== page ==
Arts & Culture Cash Management

Finance with Gerald Dewes: What Advantages Does a Biweekly Mortgage Offer?

Most homeowners make their regular mortgage payments every month for the duration of the loan term, and never think of doing otherwise. But prepaying your mortgage or making biweekly payments can reduce the amount of interest you’ll pay over time.

Under a biweekly mortgage, instead of making the payments once a month, you make half your normal monthly payment every two weeks. For example, if your mortgage is $1,000 per month, under a biweekly system it would be $500 every two weeks.

If you maintain the biweekly payment schedule you’ll make an extra month’s payment over the course of each year (26 payments per year, which is the equivalent of 13 full monthly payments rather than 12). You’ll also pay less interest because your payments are applied to your principal balance more frequently.

The effect of biweekly mortgage payments can be dramatic. For example, if you currently have a $150,000 loan at 8 % fixed interest, you will have paid approximately $396,233 at the end of 30 years. However, if you use a biweekly payment system, you would pay $331,859 and have it completely paid off in 21.6 years. You would save $64,374 and pay the loan off 8.4 years earlier!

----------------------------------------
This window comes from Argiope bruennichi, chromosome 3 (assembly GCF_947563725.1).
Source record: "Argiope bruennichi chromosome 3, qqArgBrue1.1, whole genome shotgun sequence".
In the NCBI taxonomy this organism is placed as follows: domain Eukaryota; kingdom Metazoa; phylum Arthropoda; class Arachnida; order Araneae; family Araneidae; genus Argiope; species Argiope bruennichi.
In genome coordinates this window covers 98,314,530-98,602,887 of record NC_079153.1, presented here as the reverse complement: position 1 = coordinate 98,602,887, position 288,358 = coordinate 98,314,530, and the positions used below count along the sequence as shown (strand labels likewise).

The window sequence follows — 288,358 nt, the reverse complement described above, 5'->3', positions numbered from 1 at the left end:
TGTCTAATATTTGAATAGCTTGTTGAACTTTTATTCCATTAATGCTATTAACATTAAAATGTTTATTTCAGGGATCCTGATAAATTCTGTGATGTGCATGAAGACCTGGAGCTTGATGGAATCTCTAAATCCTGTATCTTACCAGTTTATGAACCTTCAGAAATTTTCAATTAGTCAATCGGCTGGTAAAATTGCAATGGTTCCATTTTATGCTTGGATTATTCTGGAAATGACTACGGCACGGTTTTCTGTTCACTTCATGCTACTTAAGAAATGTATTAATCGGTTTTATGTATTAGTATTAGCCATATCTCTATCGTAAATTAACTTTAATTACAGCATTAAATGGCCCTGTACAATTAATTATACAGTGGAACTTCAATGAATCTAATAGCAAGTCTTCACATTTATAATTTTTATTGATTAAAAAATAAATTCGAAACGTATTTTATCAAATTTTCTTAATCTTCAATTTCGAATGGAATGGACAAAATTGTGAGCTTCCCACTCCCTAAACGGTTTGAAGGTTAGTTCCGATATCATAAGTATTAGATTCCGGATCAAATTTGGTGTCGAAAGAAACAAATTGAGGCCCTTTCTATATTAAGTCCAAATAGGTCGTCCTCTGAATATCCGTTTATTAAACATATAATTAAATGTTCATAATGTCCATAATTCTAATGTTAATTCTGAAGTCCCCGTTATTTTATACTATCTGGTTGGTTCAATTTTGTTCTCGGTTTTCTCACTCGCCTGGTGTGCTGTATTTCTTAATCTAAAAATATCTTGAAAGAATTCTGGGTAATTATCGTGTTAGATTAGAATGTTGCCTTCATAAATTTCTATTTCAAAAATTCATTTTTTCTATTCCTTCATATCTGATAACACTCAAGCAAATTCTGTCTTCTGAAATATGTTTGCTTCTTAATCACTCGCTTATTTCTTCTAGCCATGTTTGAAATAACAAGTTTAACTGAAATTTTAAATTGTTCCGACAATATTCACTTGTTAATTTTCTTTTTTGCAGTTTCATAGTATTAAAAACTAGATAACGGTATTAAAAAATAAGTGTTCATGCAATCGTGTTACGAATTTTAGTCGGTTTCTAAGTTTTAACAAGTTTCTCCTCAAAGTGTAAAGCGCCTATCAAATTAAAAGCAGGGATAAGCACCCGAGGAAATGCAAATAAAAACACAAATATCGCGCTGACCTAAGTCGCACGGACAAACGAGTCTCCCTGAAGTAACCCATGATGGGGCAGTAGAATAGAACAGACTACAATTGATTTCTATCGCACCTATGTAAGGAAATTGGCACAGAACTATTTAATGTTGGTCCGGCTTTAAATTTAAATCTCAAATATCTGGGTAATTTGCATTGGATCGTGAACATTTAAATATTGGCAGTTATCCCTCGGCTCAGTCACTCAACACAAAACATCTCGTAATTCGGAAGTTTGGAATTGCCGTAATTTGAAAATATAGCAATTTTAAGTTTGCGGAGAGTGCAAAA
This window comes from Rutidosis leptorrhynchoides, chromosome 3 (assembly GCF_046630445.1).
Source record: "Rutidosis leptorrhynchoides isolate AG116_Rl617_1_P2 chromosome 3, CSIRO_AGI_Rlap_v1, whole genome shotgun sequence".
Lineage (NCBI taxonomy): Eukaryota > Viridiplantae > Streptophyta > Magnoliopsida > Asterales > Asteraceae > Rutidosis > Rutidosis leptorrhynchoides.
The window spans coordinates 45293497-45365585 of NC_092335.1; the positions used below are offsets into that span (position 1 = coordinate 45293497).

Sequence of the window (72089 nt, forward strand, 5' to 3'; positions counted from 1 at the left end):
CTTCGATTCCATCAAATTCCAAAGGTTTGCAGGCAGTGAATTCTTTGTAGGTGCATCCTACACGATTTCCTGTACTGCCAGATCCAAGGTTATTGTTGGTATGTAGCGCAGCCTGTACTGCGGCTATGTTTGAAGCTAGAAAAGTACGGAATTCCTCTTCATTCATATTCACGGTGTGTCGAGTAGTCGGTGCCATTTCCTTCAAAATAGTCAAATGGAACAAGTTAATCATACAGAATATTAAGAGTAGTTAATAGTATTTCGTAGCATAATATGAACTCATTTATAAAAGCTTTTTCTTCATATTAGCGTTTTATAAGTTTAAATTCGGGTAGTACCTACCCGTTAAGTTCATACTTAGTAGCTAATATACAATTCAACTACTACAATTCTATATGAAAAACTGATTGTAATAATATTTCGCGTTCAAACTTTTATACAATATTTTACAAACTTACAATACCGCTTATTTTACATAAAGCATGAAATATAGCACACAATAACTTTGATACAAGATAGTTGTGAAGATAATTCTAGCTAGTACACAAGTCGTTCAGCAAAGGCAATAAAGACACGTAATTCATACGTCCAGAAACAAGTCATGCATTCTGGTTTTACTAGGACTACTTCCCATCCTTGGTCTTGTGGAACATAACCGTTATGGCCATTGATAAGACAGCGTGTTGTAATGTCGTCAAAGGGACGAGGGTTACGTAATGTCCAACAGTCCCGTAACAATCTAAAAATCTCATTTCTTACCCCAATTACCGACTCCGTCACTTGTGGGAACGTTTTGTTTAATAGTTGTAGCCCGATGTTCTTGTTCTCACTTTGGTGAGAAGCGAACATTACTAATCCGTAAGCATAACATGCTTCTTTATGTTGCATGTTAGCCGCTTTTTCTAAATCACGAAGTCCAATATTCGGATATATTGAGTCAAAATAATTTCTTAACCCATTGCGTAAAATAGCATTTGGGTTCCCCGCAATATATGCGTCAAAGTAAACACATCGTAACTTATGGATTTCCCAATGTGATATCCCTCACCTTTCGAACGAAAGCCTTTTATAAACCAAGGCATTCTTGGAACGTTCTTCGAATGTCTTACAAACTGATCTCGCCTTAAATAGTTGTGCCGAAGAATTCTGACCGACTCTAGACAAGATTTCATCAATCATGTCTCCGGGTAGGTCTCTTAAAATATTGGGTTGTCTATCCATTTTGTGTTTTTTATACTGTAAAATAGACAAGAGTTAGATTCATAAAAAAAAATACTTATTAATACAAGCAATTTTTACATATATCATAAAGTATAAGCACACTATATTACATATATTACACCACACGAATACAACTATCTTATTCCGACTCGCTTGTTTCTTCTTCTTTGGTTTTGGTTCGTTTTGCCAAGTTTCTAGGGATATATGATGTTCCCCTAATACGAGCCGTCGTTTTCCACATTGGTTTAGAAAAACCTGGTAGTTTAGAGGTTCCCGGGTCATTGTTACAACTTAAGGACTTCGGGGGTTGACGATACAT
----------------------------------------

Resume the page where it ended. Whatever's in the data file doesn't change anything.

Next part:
The information in this newsletter is not intended as tax, legal, investment, or retirement advice or recommendations, and it may not be relied on for the ­purpose of ­avoiding any ­federal tax penalties. You are encouraged to seek advice from an independent tax or legal professional. The content is derived from sources believed to be accurate. Neither the information presented nor any opinion expressed constitutes a solicitation for the ­purchase or sale of any security.

DISCLAIMER

Gerald R. Dewes does not provide investment, tax, or legal advice. The information presented here is not specific to any individual’s personal circumstances.
To the extent that this material concerns tax matters, it is not intended or written to be used, and cannot be used, by a taxpayer for the purpose of avoiding penalties that may be imposed by law. Each taxpayer should seek independent advice from a tax professional based on his or her individual circumstances.

These materials are provided for general information and educational purposes based upon publicly available information from sources believed to be reliable—we cannot assure the accuracy or completeness of these materials. The information in these materials may change at any time and without notice.

Gerald Dewes


About the author

Gerald Dewes

Gerald R Dewes is the editor of the 'Finance' section of Artvoice.

Add Comment

Click here to post a comment

Leave a Reply

%d bloggers like this: